SEATTLE - It is supposed to be the first review of cell phone safety standards in 15 years by the FCC, but some say the planned review does not go far enough.
"These standards currently only measure risks from the heating effect of a cell phone. They don't even consider risks from the non-thermal effects and risks from the modulation of the signal, which can be very biologically disruptive."
An FCC spokesperson calls it a routine review and says the agency believes the current emissions guidelines pose no risks to consumers. Rees says that statement leaves some folks wondering if the agency has not pre-judged the results of the review.
Devra Davis, Ph.D., founder and CEO of Environmental Health Trust, says cell phone consumers might feel safer if they lived in Canada. She says health officials there were quick to inform the public about the recent World Health Organization finding that cell phone radiation is a possible human carcinogen.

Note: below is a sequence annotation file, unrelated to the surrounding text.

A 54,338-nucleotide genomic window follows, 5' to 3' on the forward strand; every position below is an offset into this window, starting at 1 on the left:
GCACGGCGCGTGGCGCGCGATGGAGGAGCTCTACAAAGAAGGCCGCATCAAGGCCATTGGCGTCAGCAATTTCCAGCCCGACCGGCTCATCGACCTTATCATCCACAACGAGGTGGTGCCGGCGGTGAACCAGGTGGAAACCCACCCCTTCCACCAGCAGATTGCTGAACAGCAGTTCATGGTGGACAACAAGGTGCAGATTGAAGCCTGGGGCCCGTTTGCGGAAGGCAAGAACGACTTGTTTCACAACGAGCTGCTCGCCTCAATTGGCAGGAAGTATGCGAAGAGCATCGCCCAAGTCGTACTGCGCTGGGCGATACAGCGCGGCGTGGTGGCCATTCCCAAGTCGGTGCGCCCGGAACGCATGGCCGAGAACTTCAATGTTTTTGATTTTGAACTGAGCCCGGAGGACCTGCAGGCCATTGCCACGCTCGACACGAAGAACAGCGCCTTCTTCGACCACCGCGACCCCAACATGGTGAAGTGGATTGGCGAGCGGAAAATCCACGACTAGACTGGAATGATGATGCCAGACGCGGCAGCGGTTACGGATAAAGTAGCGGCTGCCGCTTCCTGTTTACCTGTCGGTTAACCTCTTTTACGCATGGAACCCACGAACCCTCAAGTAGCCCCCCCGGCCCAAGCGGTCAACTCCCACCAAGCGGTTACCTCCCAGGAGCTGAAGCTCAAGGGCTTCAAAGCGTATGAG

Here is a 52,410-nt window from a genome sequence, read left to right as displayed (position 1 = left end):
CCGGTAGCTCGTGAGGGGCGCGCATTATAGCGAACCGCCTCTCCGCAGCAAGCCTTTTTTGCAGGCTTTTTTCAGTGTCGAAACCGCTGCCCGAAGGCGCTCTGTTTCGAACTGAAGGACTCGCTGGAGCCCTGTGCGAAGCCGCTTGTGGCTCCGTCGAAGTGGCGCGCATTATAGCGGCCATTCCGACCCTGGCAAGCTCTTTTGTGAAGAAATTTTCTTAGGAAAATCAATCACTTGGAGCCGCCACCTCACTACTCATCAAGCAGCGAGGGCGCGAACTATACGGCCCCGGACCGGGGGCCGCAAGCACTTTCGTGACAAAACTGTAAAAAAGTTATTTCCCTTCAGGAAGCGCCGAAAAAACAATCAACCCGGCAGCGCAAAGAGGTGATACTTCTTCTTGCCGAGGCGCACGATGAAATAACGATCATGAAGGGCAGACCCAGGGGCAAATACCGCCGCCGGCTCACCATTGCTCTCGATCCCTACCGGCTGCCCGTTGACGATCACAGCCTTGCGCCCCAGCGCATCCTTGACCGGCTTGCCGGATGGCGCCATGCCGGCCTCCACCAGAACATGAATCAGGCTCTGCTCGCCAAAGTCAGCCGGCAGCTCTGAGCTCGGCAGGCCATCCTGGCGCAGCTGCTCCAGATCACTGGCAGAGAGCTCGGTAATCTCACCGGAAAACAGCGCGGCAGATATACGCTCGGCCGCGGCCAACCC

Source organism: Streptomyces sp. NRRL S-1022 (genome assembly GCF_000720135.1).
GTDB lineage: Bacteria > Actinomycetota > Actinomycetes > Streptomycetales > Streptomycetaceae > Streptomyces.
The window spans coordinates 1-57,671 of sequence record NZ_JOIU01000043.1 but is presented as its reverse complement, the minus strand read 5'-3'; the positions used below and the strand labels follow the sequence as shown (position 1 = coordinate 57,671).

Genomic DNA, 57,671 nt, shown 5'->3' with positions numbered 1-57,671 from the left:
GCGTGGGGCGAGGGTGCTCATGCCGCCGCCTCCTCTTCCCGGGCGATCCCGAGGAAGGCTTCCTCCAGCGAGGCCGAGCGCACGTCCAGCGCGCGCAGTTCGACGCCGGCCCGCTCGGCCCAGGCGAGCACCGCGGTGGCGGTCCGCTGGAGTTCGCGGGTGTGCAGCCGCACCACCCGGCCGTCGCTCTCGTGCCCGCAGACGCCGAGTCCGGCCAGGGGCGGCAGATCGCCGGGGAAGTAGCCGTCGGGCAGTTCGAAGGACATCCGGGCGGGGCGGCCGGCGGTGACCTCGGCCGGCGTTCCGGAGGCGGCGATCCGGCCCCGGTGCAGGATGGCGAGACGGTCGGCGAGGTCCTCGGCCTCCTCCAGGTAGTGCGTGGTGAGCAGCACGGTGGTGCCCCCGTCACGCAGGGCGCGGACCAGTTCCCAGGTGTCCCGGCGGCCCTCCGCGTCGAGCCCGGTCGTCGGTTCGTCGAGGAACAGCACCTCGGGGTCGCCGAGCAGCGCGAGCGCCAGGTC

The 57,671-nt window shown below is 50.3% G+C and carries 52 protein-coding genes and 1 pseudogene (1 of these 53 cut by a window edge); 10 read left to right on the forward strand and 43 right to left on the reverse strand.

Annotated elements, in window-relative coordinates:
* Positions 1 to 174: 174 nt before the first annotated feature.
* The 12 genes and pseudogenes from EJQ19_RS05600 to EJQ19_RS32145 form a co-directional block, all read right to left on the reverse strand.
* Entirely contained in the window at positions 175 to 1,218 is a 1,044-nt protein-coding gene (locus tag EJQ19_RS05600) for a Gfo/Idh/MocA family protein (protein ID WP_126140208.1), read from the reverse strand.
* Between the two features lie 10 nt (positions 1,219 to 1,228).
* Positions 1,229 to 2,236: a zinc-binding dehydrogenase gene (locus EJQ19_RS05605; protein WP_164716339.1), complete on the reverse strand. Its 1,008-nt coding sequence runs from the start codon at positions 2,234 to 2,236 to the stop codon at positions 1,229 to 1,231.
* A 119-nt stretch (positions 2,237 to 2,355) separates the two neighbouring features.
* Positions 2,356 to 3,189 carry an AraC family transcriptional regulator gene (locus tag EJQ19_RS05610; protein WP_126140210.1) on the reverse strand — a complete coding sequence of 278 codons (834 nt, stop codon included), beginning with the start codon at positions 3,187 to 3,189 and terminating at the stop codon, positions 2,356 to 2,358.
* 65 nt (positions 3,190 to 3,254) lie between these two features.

"Just across the border in Canada, consumers are being warned to use cell phones with a headset or speaker phone, and not to have children use cell phones except for emergencies."
The whole issue of electromagnetic health was the focus of a resolution passed last week by the U.S. Health Freedom Congress in Chicago. Davis says the action supports consumers' right to know about the potential risks from wireless products.
"We do not have enough information to assume that these devices are safe, we have a right to know what science tells us now, and we need to be monitoring and studying things rather than experimenting on people."
Advocates for electromagnetic safety say Congress needs to actively oversee the proposed FCC review process.